Chapter 3

Section 1: Dimensions

 

“It is hubris to think that the way we see things is everything there is.”

Lisa Randall

 

“Nature loves to hide.”

Heraclitus

 

 

Uinta Mountains, Utah.

Running down the mountainside, concentrating, dodging boulders and trees, our feet displayed the magic of youth by never missing their mark. Maneuvering over jagged gray rocks and stirring up the smell of fallen leaves we each forged our own path. This was our hour to be free: to wonder, to yell out for no reason, to be boys.

As we decended we started to sense a strange aura to the place. Something was different about this place. A blanket of mist danced about the base of its trees, but there was something more. There were secrets here, something drawing us in like a mesmerizing murmur.

Soon we were racing to touch every hidden corner of this new landscape. I darted off in my own direction where the mist had thickened into a fog that swirled around my legs as I sliced through it. Every time I disturbed it, the fog became a little more transparent. Noticing this, I hunched down, held still, and watched the fog fill back in. The sky above was textured with a curtain of virga – rain streamers that had escaped the clouds but ceased their fall short of the ground.

Between the virga and the fog I saw something strange. A single leafless tree was vigilantly moving back and forth. I had to investigate. When I reached the base of that tree I saw one of my fellow scouts trying to topple it. Like several others in the forest, the tree was dead. Also, like several other trees in the forest, it was about to be transformed into a twenty-foot javelin. Soon, all of us had one of our own.

With our new weapons in hand we raced further down the mountain pretending to be on medieval horses. The gradient beneath us diminished until we rode into a level clearing. It was a large open field of wild grass. The sunlight highlighted a brilliant green, giving this place the feel of an oasis in the middle of a grey forest. This was the place we had been searching for. There was more to this field than could be seen. We all sensed it. Silently we walked out into the clearing. Then simultaneously, we stopped. There was something very strange going on, something that we could not yet identify. Frozen in our tracks, we all looked around. The birds were singing their same songs, the mist still hugged the shadows of the trees, but something was out of place. We had all felt it. With our curiosity piqued, we slowly continued toward the center of the opening. Then we discovered what it was. The ground was moving.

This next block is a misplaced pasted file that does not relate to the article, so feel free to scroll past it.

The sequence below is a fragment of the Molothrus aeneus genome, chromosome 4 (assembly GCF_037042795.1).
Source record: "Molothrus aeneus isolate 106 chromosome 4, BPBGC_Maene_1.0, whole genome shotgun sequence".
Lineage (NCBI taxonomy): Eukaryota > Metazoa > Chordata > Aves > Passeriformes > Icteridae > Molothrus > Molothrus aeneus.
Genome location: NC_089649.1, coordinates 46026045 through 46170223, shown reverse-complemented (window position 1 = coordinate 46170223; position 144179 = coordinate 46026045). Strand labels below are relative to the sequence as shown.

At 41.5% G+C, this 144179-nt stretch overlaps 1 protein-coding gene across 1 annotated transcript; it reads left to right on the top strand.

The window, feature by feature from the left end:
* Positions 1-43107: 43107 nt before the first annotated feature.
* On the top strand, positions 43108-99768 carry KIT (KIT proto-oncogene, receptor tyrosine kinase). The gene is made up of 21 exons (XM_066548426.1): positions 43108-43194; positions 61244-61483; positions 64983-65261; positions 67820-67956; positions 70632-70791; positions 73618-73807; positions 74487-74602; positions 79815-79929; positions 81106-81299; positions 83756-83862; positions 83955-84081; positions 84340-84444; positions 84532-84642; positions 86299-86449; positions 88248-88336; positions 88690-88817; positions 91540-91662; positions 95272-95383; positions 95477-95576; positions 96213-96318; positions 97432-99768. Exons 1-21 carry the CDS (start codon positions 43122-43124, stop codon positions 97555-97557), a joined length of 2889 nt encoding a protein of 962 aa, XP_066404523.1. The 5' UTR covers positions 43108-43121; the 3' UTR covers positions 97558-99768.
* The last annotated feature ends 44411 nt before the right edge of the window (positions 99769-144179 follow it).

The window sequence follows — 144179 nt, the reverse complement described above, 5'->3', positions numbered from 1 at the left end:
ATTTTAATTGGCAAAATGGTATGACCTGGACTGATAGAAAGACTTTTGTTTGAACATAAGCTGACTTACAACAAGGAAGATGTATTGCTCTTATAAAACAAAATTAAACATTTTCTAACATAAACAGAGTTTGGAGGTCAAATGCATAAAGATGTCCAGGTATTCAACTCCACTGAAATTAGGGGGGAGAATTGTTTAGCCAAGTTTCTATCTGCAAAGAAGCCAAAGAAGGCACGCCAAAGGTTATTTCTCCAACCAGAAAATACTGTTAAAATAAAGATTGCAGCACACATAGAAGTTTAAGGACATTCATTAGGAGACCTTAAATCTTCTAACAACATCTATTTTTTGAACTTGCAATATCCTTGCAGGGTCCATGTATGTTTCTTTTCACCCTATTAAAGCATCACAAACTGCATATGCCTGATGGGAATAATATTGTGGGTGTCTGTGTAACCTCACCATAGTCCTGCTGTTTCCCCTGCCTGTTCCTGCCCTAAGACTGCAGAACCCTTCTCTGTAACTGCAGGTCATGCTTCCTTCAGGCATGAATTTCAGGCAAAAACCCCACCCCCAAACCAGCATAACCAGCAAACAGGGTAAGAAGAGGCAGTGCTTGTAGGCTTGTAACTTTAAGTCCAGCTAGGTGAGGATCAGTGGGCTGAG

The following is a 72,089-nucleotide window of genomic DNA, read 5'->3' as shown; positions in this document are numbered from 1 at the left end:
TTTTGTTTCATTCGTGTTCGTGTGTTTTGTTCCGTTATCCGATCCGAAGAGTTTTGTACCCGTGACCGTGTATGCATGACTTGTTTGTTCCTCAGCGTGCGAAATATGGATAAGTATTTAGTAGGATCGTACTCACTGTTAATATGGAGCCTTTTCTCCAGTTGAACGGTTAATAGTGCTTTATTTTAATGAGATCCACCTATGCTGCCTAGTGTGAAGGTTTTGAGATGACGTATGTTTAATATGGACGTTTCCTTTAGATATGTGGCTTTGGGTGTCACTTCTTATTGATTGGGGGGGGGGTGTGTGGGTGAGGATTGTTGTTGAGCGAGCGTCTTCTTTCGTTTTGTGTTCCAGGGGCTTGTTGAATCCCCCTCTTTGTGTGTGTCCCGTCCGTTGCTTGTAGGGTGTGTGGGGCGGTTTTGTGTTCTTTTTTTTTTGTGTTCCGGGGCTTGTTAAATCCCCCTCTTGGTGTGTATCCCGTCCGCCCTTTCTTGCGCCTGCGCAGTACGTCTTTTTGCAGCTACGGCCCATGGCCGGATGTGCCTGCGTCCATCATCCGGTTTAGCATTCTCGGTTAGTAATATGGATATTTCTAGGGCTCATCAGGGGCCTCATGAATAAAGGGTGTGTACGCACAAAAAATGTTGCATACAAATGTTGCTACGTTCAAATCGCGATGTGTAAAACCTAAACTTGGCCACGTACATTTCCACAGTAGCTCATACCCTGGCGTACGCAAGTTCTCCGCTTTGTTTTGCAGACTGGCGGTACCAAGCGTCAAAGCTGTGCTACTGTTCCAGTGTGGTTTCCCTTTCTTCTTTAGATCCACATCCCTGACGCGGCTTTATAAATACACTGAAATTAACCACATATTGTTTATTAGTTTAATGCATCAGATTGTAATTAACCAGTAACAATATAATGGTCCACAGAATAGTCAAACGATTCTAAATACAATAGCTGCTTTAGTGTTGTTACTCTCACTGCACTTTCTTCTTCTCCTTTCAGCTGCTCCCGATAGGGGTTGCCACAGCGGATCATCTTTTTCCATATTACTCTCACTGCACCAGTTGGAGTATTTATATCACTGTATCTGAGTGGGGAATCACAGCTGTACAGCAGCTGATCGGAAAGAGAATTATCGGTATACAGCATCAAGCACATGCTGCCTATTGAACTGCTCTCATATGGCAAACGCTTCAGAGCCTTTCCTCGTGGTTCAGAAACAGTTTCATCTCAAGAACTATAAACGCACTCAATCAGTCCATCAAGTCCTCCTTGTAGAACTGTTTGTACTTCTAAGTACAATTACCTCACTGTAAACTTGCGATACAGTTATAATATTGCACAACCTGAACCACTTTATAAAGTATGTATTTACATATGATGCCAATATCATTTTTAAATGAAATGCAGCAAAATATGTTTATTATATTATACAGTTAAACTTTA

It wasn’t an earthquake; that much we knew. Each time we took a step, the thick grass beneath us rippled outward. The closer we got to the center, the more amplified the waves became. It felt like a stiff waterbed. If we stood close together, the ground beneath us would depress and slowly fill with water. If we walked alone, the ground depressed only slightly, remaining completely dry. We had discovered a hot spring, camouflaged by a thick mat of grass with tightly interwoven roots.